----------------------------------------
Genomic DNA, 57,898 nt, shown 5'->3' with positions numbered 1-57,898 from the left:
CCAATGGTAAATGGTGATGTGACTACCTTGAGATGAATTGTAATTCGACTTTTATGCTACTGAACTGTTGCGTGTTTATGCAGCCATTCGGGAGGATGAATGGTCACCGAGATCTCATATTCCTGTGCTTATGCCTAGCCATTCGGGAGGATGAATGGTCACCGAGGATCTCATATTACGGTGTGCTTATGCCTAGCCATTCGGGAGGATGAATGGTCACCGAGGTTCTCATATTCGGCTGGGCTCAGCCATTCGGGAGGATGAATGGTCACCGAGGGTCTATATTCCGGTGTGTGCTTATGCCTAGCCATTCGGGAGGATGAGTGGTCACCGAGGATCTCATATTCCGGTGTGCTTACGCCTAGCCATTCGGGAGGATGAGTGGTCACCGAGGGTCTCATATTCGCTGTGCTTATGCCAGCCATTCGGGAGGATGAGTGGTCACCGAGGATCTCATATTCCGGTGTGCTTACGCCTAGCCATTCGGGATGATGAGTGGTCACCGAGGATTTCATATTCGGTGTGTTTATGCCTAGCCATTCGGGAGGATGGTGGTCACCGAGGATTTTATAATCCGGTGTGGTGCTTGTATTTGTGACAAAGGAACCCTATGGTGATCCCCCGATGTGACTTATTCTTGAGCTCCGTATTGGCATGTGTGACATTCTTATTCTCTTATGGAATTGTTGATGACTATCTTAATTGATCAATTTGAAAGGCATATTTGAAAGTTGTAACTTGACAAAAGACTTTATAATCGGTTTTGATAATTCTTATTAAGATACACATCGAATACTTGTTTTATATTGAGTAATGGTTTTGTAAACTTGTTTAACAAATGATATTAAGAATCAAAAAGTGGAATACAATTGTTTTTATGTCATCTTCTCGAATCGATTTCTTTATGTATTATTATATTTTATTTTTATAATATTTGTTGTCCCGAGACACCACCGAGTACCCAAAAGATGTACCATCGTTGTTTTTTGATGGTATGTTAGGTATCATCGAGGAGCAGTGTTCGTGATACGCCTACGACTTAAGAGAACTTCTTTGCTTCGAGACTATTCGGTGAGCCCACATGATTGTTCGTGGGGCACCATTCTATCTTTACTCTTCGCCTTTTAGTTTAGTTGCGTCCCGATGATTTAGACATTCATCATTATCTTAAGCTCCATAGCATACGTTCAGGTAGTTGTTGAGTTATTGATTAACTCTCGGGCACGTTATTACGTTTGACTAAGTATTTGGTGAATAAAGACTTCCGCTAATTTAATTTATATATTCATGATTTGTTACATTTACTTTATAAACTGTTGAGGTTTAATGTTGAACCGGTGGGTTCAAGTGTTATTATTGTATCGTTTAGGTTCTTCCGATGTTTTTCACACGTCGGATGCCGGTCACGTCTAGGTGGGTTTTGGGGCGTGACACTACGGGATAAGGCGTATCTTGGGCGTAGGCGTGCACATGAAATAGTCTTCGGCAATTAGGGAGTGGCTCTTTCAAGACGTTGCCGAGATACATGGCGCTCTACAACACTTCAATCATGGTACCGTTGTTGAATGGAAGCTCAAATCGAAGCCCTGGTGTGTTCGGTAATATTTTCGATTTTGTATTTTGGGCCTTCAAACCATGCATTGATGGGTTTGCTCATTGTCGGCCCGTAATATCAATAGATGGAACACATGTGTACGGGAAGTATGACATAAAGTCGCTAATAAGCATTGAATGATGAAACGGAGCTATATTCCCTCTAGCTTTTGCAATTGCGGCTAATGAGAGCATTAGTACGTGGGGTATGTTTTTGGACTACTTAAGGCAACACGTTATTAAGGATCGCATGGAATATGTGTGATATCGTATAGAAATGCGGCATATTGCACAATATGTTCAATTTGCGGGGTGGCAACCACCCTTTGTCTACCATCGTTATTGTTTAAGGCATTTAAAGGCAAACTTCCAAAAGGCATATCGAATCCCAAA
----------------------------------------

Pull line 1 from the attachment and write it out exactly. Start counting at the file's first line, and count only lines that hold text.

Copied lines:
Genomic DNA, 57,898 nt, shown 5'->3' with positions numbered 1-57,898 from the left: